The Revolution of Evolution

June 29, 2015

In January of 1968, the expected holiday truce between North and South Vietnam was shattered when the North Vietnamese caught the U.S. and South Vietnamese allies off guard in the Tet Offensive, beginning what would prove to be the most expensive and deadliest year of the Vietnam War.

Later that same year, The Beatles released what some believe to be one of their most poignant songs ever, “Revolution,” in which they contrasted the distinction between “evolution” and the destructive forces of “revolution,” providing an iconic reflection on some of America’s darkest days.

Fast forwarding to today, technology “revolutions” are poised to put what we have classically called “evolution” on the shelf for good. Our models of evolution are largely built by fossil records and inspired by the seminal work of Darwin. Over the last fifty years, paleontologists have sparred between Phyletic Gradualism and Punctate Equilibrium – pitting a theory which suggests things slowly and continuously change against a theory that supports rapid and abrupt shifts from one state to another.

Neither of these theories, however, will explain the unprecedented fossil record of our time, which will illustrate a reduction in biodiversity of unprecedented scale coupled with the explosion of agriculture and mono-speciation: corn, wheat, and rice, just to name a few.

Ours has also been the era of material sciences, chemistry and bending nature to our suggested need. We are the makers (and collectors) of things. Things made possible by our ability to convert earthly raw materials into inanimate objects of unimaginable variety. An era of the manufactured and an era now racing toward a next chapter in which information and knowledge shifts from the physical into the digital and hyper-available, another transition that will yet again leave a new type of fossil record (or none).

Despite the breathtaking speed at which we have rewritten the rules of evolution, these recent achievements pale in comparison to what could be next – an era in which we move beyond curbing and deleting nature to editing ourselves. Up until now, our “editing” has been crude and largely mechanical, for example, swapping out organs, new lenses, mechanical joints, or prosthetics. In the age of pharmaceuticals we’re bringing both chemistry and biology into our toolkit, and both are shaping who we are and what we can survive. In some of these instances we shifted our epigenomes, altering the expression or function of genes from which we sought to benefit, and have only recently discovered that some of these changes are transmissible. By vaccination and antibiotic treatments, we have shaped the microbiome on which we both depend and fear.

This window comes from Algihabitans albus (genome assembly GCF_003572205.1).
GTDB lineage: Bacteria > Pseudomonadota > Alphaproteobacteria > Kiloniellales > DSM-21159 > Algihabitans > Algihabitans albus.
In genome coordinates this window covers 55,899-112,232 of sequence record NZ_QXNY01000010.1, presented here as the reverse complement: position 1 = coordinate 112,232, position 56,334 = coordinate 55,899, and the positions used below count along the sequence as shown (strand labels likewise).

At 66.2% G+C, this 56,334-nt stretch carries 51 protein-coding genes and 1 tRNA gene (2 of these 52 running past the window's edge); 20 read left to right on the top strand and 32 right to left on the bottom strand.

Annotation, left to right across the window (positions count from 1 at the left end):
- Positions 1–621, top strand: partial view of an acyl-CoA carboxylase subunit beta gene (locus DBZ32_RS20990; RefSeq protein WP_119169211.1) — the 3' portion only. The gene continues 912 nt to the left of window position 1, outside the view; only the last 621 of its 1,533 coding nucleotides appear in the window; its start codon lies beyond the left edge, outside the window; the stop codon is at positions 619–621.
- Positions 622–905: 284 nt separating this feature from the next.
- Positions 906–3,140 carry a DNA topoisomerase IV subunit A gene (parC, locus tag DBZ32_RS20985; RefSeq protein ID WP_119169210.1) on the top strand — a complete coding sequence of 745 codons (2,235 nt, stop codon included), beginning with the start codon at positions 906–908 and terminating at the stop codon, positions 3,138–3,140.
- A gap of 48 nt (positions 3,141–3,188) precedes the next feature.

But the instrument of evolution is germline – the genetic code that is durably passed between generations. It is our newly-discovered ability to edit germline with technologies like CRISPR that stands now squarely in front of us, a “bright line in the sand” between evolution and revolution. Labs across the world have crossed this line in the context of other species, and as a result, a rapidly advancing world of “new” experimental or commercial organisms now exists. From these efforts, we clearly see that our editing fidelity is crude, yet from this work impressive new capabilities to study diverse diseases, bio-manufacture new things and understand complex biological mechanisms are rapidly advancing. We moved from punctate evolution to exponential evolution, and for the moment the odd man out, is us.

As the new editors of life we must take the product of our endeavors extremely seriously. Recently, Eric Lander nicely recapped our conundrum in the New England Journal of Medicine with a thoughtful framework for evaluating the use of such tools of manipulation. We have rapidly moved from “if we could,” to a new waypoint of “if we should,” and sometime soon it is likely to be a question of “when we will.” Juan Enriquez has recently reflected on this moment, as well.

Not so much for us, but for those that will inherit the inadequacies in our thinking, John Lennon’s lyrics from 1968 prove instructive:

“You say you got a real solution
Well, you know
We’d all love to see the plan…”